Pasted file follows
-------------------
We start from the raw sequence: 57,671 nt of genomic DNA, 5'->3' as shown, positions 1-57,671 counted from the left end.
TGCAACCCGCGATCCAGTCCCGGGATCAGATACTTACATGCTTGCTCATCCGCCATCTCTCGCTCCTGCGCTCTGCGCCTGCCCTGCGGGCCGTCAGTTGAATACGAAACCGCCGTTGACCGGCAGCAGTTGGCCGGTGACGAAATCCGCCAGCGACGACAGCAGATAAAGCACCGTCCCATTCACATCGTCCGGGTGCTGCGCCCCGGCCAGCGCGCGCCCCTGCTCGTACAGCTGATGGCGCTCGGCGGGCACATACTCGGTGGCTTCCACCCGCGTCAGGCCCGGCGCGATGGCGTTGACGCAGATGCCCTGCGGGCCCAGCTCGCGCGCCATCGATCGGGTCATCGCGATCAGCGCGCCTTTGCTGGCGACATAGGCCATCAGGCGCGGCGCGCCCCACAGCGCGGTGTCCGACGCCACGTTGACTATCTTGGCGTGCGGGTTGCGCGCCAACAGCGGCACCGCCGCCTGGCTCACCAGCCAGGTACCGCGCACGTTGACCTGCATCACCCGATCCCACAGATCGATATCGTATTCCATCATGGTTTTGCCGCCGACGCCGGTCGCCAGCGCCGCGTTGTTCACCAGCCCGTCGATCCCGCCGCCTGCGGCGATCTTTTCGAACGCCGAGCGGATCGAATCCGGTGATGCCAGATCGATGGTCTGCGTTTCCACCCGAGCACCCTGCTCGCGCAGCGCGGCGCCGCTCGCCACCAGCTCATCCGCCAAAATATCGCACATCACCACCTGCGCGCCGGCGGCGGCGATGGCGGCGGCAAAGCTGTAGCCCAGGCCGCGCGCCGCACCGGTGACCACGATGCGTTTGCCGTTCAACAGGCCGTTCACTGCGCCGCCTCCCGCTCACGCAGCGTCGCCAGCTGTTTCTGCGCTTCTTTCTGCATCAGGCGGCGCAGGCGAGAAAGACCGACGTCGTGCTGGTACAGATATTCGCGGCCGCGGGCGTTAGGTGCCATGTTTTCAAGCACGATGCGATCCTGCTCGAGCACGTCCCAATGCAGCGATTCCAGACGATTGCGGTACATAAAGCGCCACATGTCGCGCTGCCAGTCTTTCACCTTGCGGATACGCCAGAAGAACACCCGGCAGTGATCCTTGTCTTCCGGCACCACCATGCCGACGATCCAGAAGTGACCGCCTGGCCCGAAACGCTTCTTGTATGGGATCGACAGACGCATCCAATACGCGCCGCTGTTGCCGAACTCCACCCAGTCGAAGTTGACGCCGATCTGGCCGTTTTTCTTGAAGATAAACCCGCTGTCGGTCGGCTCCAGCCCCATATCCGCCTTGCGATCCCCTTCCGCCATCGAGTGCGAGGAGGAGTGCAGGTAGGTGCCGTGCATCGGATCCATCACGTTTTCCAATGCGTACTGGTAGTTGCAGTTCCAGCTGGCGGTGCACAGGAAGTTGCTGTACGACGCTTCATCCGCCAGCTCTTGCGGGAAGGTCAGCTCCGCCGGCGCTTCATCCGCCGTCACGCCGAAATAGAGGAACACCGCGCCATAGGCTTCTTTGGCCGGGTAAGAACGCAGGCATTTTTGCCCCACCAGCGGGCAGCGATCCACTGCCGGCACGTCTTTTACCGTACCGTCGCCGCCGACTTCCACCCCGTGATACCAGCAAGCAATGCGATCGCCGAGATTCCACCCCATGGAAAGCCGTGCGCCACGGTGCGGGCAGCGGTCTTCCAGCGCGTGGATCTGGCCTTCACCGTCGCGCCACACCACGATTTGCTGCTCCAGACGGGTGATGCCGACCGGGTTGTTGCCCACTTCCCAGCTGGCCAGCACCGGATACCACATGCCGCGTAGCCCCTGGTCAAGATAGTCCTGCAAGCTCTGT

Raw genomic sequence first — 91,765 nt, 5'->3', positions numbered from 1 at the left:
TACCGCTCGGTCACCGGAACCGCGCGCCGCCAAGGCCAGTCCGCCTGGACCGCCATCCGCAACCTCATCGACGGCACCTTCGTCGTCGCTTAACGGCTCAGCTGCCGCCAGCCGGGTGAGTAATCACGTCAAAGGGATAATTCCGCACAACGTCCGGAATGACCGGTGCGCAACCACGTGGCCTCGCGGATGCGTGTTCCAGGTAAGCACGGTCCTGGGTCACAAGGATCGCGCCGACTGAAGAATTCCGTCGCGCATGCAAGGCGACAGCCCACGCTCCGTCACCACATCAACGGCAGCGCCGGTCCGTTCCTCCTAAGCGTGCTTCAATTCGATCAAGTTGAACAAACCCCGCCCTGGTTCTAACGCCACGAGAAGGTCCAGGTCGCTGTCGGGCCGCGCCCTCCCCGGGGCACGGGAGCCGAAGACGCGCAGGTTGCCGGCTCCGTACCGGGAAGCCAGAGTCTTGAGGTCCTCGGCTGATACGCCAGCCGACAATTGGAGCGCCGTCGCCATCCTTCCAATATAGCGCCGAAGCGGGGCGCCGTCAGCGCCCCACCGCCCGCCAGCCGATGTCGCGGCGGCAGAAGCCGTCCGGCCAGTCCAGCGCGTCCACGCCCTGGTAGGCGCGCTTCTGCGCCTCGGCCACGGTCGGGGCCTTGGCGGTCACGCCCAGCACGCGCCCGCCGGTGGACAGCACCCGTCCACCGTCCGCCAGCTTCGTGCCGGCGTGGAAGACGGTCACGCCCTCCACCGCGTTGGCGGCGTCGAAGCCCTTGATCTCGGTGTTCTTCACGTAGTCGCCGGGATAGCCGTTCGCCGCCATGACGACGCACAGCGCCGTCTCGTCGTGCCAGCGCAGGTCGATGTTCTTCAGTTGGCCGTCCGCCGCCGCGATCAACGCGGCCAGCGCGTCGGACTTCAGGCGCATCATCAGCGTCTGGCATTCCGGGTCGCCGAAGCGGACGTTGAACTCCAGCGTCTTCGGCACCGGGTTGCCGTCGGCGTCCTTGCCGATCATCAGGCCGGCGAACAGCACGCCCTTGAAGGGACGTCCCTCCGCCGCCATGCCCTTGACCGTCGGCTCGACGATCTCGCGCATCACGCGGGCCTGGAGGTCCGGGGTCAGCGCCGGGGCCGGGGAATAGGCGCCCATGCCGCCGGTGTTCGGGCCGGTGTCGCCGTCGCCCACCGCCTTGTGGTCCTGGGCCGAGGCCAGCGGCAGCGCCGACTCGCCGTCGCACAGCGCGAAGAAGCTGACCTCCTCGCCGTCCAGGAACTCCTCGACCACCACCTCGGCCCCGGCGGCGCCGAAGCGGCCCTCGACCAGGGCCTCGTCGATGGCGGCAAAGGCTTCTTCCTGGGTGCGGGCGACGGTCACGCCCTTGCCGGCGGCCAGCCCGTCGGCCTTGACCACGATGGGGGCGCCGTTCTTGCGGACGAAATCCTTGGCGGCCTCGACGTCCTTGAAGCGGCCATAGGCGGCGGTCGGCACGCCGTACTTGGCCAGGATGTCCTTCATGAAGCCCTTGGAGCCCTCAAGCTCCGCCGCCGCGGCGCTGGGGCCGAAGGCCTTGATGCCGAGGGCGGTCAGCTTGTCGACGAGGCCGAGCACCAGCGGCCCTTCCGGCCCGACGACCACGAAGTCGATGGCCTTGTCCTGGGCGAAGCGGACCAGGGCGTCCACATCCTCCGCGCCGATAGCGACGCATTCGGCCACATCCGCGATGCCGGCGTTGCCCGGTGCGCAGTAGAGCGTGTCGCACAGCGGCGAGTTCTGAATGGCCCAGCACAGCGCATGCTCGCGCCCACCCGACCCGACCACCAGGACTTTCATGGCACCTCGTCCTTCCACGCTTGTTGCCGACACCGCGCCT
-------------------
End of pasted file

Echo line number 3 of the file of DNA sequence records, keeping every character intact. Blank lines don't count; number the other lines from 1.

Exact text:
Raw genomic sequence first — 91,765 nt, 5'->3', positions numbered from 1 at the left: